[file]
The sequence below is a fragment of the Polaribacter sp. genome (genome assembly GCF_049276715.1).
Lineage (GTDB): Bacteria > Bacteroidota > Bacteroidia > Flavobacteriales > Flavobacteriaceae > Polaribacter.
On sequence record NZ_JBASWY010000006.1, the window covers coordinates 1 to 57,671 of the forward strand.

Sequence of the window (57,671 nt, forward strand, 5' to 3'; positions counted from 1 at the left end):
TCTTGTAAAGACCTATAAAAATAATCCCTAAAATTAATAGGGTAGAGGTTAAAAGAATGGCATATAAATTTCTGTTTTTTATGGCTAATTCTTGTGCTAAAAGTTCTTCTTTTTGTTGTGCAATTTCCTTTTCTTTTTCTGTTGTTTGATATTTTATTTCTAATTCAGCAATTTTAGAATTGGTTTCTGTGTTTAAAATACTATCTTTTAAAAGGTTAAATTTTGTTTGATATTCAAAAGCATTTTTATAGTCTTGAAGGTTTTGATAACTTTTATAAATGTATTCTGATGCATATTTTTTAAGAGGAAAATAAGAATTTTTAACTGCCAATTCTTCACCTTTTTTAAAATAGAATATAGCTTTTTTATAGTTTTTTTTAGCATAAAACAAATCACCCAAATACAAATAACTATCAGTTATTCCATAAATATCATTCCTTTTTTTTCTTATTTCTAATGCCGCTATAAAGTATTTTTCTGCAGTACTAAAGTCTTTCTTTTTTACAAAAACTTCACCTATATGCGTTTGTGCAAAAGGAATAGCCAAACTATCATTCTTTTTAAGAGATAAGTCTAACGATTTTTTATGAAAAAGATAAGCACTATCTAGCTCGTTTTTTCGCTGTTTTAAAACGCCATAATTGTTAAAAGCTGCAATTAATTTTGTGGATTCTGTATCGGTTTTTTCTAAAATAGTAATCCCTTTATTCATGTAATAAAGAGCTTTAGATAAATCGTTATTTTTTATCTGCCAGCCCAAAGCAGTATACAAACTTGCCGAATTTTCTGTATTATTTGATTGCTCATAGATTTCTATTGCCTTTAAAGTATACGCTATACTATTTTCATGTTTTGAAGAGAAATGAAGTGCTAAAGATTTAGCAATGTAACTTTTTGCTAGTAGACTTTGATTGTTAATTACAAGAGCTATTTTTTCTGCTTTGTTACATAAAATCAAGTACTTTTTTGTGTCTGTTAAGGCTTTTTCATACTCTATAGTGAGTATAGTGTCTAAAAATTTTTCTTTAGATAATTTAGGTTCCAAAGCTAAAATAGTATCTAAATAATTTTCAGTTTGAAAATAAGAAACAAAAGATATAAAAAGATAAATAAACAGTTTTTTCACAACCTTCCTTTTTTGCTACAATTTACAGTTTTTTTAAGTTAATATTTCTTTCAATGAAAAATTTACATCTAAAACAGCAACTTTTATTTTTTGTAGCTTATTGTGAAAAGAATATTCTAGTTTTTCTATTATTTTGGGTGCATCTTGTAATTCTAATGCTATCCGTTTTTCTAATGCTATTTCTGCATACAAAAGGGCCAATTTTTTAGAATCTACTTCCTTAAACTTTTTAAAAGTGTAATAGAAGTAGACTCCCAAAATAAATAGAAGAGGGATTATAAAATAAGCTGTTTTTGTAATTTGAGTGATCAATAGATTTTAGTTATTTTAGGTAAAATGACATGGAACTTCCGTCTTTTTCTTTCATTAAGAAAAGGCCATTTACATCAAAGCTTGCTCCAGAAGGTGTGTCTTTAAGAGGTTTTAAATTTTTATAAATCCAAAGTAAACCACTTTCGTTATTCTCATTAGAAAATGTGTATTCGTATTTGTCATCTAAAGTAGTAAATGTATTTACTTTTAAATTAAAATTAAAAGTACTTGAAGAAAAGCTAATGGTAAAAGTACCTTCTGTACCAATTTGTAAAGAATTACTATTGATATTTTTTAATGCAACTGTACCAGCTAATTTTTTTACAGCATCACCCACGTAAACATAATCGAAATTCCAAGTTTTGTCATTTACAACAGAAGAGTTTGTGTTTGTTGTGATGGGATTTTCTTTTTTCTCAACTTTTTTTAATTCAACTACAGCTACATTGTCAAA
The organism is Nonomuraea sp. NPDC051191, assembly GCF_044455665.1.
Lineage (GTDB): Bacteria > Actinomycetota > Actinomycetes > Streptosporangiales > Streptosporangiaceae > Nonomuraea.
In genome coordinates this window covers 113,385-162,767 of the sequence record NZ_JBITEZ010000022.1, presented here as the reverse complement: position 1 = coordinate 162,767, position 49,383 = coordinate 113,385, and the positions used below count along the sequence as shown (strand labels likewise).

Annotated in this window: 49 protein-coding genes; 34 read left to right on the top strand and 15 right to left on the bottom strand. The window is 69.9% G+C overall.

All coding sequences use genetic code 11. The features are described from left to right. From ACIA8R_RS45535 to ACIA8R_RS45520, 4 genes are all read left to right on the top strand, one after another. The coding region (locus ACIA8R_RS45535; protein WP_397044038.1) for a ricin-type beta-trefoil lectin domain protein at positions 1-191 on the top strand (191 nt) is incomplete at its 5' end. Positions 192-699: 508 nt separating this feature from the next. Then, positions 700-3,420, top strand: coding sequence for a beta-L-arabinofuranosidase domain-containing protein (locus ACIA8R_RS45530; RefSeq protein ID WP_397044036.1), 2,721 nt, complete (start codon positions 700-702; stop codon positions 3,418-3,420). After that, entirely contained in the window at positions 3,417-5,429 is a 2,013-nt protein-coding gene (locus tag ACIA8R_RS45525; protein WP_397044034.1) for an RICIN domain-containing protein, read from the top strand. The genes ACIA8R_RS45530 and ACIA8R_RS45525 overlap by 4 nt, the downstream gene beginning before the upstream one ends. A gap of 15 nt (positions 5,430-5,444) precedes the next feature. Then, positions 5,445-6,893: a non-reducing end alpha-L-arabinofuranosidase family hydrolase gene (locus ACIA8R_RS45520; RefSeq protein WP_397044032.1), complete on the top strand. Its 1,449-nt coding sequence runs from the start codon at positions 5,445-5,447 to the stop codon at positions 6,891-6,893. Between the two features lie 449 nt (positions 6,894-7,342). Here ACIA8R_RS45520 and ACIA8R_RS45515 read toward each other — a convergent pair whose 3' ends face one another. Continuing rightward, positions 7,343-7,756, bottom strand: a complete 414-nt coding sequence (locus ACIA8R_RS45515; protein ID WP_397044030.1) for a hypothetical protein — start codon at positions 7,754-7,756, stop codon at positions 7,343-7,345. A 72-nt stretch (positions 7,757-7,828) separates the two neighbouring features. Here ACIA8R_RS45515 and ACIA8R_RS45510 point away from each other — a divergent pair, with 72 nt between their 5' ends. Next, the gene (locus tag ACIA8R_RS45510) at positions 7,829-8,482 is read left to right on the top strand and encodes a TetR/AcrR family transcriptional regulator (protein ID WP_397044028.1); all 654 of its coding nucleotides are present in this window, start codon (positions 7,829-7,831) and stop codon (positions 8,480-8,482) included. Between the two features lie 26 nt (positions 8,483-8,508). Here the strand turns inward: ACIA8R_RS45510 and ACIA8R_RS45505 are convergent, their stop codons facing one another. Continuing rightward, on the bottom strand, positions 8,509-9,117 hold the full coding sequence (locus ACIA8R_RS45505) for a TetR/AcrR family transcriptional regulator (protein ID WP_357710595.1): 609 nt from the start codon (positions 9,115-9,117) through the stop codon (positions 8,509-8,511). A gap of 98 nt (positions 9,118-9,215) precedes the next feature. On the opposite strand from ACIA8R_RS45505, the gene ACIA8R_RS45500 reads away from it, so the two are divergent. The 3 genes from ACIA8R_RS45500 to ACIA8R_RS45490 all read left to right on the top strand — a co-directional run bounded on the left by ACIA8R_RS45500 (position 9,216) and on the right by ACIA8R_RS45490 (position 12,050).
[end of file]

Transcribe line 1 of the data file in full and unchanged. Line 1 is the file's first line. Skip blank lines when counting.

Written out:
The sequence below is a fragment of the Polaribacter sp. genome (genome assembly GCF_049276715.1).